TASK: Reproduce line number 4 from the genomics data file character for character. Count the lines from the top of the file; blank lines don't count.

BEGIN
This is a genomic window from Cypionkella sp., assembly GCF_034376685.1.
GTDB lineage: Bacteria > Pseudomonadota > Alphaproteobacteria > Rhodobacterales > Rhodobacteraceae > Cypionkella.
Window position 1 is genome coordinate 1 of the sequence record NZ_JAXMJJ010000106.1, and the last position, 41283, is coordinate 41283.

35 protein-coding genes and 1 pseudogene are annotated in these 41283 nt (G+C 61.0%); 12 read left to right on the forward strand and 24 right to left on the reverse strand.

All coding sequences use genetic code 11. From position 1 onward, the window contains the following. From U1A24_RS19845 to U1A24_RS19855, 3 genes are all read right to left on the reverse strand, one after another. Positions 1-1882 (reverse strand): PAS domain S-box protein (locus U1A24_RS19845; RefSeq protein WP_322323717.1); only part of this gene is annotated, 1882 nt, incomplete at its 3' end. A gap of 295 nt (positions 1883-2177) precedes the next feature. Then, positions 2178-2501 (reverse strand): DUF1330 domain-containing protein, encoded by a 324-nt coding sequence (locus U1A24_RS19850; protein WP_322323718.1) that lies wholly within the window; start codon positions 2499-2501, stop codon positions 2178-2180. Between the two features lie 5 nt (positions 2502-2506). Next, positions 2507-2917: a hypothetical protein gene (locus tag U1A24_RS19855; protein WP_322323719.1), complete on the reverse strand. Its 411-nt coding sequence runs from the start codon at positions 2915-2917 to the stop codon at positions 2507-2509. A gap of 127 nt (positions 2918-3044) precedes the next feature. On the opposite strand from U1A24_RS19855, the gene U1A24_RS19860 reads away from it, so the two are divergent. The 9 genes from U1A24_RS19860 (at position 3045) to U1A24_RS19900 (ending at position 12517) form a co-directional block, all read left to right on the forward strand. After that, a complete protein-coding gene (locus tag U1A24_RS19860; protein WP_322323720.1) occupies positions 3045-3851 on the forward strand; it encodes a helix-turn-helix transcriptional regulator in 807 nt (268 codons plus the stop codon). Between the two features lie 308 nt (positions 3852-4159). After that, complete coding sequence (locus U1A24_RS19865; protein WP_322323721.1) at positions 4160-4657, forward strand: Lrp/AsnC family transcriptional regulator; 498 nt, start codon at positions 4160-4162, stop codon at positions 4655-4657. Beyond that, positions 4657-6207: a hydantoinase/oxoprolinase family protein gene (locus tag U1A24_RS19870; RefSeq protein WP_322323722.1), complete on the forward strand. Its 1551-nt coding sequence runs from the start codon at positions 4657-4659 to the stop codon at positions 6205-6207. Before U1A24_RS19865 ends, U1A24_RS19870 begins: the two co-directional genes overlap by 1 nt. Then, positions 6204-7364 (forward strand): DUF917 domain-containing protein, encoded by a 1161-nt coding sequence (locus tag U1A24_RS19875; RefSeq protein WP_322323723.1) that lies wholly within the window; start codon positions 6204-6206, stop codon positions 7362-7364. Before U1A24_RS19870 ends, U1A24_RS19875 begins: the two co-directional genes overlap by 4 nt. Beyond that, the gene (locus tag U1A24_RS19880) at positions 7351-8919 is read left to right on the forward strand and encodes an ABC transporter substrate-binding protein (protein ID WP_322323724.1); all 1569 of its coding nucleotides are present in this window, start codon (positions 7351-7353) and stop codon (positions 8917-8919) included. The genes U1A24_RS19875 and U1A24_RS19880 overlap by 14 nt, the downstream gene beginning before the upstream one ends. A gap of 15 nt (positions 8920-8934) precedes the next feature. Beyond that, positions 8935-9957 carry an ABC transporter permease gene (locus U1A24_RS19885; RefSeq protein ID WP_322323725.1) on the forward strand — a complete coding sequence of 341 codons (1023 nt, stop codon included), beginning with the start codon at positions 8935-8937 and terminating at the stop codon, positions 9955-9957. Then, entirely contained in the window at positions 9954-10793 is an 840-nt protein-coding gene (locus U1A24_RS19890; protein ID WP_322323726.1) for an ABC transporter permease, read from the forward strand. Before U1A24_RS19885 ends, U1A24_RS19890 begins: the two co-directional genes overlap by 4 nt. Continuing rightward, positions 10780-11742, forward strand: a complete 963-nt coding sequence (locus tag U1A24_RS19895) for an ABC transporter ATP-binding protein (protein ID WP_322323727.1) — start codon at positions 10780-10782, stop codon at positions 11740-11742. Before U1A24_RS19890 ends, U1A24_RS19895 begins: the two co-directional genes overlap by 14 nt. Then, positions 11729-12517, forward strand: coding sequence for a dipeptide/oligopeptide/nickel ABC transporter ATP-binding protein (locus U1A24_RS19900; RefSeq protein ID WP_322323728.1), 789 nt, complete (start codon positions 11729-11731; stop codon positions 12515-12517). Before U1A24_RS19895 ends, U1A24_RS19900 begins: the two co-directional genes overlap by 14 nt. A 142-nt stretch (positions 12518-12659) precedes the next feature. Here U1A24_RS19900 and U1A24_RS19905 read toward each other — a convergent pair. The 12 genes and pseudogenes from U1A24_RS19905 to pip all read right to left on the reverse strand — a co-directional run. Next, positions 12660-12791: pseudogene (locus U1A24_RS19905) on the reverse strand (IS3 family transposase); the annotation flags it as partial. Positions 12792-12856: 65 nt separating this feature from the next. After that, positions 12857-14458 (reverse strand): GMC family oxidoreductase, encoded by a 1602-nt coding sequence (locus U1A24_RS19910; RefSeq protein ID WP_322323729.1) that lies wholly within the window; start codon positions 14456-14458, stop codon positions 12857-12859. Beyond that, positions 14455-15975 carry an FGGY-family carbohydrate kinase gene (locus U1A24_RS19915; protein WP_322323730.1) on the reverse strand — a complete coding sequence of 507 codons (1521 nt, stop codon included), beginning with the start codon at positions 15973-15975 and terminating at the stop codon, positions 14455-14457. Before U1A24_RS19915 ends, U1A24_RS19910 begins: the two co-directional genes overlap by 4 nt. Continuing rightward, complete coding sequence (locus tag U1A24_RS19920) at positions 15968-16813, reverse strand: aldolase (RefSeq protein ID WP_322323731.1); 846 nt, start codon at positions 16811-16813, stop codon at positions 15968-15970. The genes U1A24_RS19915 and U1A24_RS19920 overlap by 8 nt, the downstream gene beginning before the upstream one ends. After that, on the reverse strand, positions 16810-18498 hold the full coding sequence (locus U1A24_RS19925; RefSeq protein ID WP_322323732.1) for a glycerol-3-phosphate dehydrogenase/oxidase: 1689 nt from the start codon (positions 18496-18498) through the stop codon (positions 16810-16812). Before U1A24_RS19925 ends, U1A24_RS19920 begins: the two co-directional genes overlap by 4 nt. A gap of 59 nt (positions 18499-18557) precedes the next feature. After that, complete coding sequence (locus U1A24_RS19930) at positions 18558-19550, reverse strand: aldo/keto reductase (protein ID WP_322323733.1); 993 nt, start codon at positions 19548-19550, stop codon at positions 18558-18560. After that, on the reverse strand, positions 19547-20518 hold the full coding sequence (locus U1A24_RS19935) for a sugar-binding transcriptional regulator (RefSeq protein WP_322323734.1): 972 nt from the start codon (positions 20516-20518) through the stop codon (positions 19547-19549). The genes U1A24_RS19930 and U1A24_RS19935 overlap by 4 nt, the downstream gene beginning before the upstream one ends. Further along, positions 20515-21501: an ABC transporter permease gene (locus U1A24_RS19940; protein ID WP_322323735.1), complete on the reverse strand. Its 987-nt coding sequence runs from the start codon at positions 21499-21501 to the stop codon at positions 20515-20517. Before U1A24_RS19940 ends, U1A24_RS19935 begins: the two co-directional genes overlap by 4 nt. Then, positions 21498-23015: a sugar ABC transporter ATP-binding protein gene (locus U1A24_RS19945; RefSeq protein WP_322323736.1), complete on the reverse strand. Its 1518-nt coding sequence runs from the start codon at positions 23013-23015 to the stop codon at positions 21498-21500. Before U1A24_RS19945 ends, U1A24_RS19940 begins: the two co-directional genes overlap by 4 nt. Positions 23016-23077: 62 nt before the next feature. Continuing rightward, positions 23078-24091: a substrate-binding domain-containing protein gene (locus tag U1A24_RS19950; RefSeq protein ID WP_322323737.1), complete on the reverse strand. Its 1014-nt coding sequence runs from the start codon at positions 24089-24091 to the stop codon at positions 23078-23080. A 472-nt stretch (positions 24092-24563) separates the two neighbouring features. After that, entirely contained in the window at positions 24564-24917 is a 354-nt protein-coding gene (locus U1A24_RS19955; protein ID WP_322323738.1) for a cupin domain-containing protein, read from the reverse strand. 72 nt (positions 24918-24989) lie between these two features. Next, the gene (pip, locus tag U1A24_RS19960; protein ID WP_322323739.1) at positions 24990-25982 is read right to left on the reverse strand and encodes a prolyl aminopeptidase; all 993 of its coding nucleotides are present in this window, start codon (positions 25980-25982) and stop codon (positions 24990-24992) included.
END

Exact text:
35 protein-coding genes and 1 pseudogene are annotated in these 41283 nt (G+C 61.0%); 12 read left to right on the forward strand and 24 right to left on the reverse strand.